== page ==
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How do you know how well you actually did in a negotiation? I mean, you have a result after the fact, but does that really tell you anything? Sure, you learn whether you got the result that you wanted. But getting the result doesn’t tell you anything other that you got a result.

Does it tell you what worked? Not really. Does it tell you what didn’t work? Definitely not. Does it tell you what you can do better next time? Again, no.

The other party certainly isn’t going to tell you how you did against them. 

So how do you know how well did you actually did?

A way that you can consistently improve your negotiation ability is not necessarily to look at the result, but to look at what you did and said. The military calls these strategic debriefs, After Action Reviews (AAR’s). The military uses the AAR process for analyzing what happened, why it happened, and what can be done better by the participants for the next engagement. AAR’s are tight. They’re not like post-mortem’s or debriefs. They’re designed to be very focused on specific actions of individuals and can be run on short cycles (after each engagement within an overall attack).

Sidenote: An AAR presupposes that you had a plan, of course.

Why can’t we treat our negotiations the same way that the military treats their military engagements? Most of us don’t of course. Hence this article. But, I think we should. If we’re going through all the effort of developing a plan, and we’re trying to execute on that plan, then why aren’t we doing a post engagement analysis to determine what went well, what didn’t, and how we can do better?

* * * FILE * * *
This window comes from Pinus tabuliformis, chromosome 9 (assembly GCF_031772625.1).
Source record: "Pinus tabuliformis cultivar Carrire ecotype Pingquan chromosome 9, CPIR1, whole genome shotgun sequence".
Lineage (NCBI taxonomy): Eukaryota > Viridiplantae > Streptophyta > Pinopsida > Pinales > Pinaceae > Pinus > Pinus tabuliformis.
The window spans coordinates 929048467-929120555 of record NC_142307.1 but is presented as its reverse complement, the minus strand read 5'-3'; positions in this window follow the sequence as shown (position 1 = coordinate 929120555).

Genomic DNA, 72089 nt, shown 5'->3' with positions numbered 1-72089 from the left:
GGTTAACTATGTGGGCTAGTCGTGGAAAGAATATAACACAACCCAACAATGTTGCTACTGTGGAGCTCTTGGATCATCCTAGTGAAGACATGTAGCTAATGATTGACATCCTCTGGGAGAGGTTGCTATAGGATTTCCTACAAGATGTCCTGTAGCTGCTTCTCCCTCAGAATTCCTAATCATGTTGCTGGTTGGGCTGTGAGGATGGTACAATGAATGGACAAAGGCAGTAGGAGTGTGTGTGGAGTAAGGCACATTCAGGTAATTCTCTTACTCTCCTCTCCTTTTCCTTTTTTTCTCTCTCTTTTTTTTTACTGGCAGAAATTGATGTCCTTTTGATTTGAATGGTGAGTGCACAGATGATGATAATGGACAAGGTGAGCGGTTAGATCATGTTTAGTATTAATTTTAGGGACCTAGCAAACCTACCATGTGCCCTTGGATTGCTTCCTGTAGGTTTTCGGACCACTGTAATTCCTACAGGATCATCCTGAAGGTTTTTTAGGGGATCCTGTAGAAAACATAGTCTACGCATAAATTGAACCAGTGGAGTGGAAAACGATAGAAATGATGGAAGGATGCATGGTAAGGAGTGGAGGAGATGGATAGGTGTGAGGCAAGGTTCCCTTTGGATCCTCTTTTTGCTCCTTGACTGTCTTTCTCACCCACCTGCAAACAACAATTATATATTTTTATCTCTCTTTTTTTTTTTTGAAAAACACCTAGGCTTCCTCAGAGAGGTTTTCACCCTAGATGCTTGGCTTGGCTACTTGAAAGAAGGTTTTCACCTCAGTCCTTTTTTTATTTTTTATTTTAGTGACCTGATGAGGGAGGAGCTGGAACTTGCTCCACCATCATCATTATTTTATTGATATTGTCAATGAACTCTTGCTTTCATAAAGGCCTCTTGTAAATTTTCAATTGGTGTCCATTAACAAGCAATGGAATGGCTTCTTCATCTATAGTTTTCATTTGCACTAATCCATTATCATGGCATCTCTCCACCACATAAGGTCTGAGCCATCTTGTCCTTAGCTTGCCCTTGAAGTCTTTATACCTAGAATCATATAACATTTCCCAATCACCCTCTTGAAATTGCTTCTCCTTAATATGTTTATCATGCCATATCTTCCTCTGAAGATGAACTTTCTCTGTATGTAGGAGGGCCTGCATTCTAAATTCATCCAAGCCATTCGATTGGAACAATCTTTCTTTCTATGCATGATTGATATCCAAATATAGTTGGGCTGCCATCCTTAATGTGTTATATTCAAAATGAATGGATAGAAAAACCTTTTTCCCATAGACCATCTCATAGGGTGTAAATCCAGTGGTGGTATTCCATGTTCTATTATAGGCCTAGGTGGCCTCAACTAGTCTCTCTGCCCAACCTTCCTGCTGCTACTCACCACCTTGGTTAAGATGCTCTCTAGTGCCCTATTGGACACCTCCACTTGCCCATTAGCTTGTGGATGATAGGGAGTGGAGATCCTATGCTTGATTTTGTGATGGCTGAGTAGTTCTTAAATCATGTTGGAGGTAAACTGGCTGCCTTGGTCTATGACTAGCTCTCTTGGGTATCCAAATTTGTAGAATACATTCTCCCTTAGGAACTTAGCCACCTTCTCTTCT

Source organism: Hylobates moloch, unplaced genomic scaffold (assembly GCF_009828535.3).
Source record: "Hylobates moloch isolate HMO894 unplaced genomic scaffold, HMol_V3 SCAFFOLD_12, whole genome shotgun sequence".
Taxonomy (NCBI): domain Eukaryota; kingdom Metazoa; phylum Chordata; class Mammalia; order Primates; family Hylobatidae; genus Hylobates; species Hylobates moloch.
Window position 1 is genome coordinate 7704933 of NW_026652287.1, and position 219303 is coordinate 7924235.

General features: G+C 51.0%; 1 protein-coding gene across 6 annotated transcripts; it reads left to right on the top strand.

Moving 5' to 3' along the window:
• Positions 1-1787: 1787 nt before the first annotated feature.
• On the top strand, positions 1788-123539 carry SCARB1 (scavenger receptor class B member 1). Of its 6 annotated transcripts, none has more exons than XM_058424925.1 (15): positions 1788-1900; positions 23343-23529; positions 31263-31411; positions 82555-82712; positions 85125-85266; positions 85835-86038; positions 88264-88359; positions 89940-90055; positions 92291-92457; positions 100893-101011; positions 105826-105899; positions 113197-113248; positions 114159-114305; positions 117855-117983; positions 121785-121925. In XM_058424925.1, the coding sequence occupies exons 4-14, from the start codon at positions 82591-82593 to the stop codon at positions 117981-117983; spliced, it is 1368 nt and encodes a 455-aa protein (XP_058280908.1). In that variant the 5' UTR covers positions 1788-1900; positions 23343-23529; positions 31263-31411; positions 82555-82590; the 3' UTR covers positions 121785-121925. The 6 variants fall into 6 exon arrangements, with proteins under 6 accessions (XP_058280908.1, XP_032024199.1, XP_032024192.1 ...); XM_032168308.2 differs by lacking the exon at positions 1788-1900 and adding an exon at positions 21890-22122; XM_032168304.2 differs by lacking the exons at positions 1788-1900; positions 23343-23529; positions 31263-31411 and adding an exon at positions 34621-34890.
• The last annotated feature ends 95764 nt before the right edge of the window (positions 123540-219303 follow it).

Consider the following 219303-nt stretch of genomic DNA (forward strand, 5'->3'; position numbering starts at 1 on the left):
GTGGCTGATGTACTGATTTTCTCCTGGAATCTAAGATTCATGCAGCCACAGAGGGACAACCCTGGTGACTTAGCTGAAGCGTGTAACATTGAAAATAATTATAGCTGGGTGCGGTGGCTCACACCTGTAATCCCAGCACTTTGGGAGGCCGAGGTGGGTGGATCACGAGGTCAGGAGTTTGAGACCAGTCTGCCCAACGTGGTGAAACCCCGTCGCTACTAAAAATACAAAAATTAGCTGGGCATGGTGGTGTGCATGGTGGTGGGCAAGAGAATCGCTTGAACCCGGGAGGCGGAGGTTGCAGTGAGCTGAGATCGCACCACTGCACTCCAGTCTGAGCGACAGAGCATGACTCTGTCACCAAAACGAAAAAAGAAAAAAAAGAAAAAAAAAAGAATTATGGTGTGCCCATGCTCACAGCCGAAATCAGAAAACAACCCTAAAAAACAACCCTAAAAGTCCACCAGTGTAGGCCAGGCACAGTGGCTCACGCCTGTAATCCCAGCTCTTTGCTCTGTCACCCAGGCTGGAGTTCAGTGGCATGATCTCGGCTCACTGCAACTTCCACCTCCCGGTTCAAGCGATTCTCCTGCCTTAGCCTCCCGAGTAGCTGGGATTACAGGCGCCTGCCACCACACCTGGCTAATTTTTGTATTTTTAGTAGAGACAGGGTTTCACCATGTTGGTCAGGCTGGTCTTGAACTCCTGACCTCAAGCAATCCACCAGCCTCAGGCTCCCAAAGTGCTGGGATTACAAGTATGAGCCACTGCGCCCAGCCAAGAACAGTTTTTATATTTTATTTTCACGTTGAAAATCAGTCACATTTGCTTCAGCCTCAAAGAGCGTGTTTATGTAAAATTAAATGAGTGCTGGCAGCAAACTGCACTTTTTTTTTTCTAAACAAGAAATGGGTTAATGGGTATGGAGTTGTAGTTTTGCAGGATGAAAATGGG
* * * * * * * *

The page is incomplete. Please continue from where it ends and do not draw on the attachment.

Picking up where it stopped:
Perhaps the most important part of AAR’s is the recording of the AAR so that it can be referenced for future use. Once you begin recording AAR’s after multiple engagements, you’re essentially creating your own personal negotiation performance  database. Think about how powerful that database could be for you if you were really disciplined in this process. Think about how much you could learn about yourself and your negotiation ability.

Turns out that I’m not the only person that think this could be super powerful. I recently had an amazing conversation with Michael Wheeler (Harvard Business School Negotiation Professor) about the role of improvisation in negotiation and we got on to the topic of AAR’s. Mike believes in the power of this tool so strongly that he actually developed an app (called the Negotiation 360 app – you can download it on the App Store or Google Play) that walks you through this process. I downloaded this app yesterday. It’s very slick.

Full disclosure: I have no financial interest in this app whatsoever. But I wish I did.

I’ve typically gone through my own informal AAR after each negotiation, and recorded my performance as carefully as I could, but this app takes that to the next level. I love it when someone applies logic to technology to make my life easier. I’m taking this app for a spin after my next negotiation and if it goes well, I’ll likely start using it. My big concern right now is whether I can export my data after multiple uses. Because if the app crashed and I lost that information, I would be inconsolable. 

Regardless of whether you use the app, you should be having a ‘dear diary’ moment with yourself that cover, at minimum, these 3 basic questions:

  • What went well?
  • What did not go well?
  • What can I do better next time?

After action reviews work for the Navy Seals. Why not you?